On Saturday morning, before the Horae Minores, the altar is vested in festal red, then covered with both a violet and then white antependia. The altar candles are lit - unlike on Holy Saturday. At the Little Hours the hymns are sung with the Doxology of the Ascension, Jesu tibi sit gloria, Qui scandis super sidera etc, sung to Tone4. At Prime the antiphon Viri Galilaei is sung with psalms 53, 118i & 118ii. The first entry in the Martyrology is that of the great feast of Pentecost, Dies Pentecostes, quando Spiritus Sanctus Jerosolymis super discipulos igneis linguis advenit. At the other Hours the antiphons from Lauds are sung with the Dominical psalms. After None the candles are extinguished and the white antependium is removed.

The celebrant in violet chasuble, assisted where possible by deacon and subdeacon in violet folded chasubles, comes to the altar preceded by acolytes who do not bear candles. The celebrant kisses the altar at the centre and goes to the epistle corner. The celebrant begins reading, in a low voice, the first of six prophecies at the Epistle corner, the ministers stand as at the introit of Mass. Meanwhile a lector comes to a lectern in the middle of choir accompanied by the 2nd MC, reverences the altar and choir and then chants the first prophecy. The celebrant and ministers may sit after reading the prophecy returning to the altar as the lector finishes chanting the same. After the prophecy has been sung the celebrant sings Oremus, but unlike Holy Saturday without Flectamus genua and Levate as it is Paschaltide, and sings the first collect Deus, qui in Abrahae. The collects are proper to the Vigil and, again, are rich with baptismal references.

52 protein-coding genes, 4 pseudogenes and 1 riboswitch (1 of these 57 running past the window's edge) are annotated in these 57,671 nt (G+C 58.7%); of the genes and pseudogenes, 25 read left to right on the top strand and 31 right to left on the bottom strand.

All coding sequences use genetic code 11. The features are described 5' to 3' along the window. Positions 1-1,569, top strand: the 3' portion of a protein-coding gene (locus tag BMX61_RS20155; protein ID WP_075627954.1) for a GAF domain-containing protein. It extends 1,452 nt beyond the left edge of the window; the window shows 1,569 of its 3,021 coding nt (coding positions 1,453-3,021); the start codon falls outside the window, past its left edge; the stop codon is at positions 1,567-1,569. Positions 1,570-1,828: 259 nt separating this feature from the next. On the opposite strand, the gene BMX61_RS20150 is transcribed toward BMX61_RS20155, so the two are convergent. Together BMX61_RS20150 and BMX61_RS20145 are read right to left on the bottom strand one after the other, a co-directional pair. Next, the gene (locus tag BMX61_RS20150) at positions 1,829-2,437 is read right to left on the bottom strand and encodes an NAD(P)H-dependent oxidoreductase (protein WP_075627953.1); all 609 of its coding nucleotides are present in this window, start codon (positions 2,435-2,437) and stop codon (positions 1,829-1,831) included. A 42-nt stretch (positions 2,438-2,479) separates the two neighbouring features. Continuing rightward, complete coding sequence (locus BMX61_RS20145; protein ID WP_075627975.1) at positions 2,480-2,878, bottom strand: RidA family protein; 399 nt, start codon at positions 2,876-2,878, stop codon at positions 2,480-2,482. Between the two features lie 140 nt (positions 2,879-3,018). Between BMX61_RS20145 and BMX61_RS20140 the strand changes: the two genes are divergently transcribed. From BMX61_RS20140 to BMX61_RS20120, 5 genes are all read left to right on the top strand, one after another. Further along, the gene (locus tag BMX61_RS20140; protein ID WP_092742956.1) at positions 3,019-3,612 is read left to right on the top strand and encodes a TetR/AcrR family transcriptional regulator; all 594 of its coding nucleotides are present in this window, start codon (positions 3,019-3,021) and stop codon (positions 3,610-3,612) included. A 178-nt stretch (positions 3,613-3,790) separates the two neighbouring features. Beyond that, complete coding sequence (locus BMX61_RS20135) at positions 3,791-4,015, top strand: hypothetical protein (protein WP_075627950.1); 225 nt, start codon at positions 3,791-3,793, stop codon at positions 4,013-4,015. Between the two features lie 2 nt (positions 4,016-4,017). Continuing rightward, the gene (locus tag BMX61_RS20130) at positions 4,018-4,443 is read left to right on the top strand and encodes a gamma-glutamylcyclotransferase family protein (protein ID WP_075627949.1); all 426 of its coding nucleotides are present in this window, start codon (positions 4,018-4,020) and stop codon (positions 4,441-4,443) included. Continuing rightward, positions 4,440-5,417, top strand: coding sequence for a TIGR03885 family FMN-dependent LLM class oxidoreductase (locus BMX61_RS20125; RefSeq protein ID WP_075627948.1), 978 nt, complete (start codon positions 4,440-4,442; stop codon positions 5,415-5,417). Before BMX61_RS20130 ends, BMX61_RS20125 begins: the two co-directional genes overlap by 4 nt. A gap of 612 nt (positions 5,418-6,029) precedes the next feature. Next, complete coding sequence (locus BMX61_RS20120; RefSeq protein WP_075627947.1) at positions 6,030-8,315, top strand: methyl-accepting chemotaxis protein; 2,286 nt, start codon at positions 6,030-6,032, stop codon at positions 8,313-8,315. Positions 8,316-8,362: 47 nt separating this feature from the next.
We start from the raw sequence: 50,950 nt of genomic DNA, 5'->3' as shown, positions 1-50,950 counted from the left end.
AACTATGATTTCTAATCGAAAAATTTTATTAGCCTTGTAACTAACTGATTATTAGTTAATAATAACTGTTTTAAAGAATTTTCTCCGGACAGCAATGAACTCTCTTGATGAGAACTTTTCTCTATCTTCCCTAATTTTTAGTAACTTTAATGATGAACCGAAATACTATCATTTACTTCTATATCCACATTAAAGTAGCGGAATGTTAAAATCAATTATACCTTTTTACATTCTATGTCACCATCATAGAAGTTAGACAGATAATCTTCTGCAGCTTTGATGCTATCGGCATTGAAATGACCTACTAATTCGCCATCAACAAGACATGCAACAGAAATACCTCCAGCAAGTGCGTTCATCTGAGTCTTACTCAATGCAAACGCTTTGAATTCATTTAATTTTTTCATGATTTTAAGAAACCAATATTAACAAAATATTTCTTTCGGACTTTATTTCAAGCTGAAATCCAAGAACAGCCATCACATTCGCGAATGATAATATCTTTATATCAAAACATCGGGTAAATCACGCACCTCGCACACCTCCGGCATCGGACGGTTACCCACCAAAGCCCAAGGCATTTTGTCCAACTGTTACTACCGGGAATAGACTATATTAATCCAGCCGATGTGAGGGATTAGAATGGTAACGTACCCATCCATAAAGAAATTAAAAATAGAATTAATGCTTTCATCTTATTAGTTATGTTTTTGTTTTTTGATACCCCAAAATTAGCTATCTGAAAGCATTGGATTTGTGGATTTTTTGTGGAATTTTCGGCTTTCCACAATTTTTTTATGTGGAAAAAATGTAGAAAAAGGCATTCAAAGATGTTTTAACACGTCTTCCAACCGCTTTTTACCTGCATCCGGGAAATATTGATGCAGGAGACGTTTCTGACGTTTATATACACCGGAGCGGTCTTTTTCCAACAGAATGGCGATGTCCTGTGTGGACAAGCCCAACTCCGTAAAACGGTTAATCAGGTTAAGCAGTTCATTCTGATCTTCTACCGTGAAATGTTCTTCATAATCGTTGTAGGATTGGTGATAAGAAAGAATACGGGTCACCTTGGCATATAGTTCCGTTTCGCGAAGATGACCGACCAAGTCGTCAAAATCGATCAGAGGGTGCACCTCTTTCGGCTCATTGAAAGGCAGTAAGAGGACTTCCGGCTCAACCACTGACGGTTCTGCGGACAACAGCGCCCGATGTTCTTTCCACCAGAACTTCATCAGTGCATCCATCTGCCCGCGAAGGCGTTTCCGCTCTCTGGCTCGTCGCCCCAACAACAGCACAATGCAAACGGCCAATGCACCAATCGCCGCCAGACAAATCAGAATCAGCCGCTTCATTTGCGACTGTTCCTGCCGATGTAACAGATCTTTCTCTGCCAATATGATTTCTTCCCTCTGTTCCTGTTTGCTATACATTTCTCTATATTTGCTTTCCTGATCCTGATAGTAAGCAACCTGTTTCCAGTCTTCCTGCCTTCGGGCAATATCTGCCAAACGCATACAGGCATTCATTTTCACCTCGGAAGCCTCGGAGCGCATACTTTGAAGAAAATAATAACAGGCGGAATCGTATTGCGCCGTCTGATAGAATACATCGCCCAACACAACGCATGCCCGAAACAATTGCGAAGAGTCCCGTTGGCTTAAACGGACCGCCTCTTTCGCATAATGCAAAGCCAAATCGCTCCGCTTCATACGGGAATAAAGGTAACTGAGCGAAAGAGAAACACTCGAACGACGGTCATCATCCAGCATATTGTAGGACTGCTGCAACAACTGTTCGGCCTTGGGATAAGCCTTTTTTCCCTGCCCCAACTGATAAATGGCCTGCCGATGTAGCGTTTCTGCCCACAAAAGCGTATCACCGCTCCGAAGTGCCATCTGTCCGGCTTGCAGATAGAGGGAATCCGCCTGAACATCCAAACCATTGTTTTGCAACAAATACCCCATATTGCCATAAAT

(The photographs are from the website of Saint Gertrude the Great church in Ohio, USA shewing their 2010 Pentecost Vigil. They were, I believe, the first photographs of the ceremonies of the Vigil of Pentecost to appear on the Web.)

Where resources permit the six prophecies are sung by lectors in ascending order of seniority but for most celebrations they will be sung by the same or by a couple of lectors. The prophecies and collects are: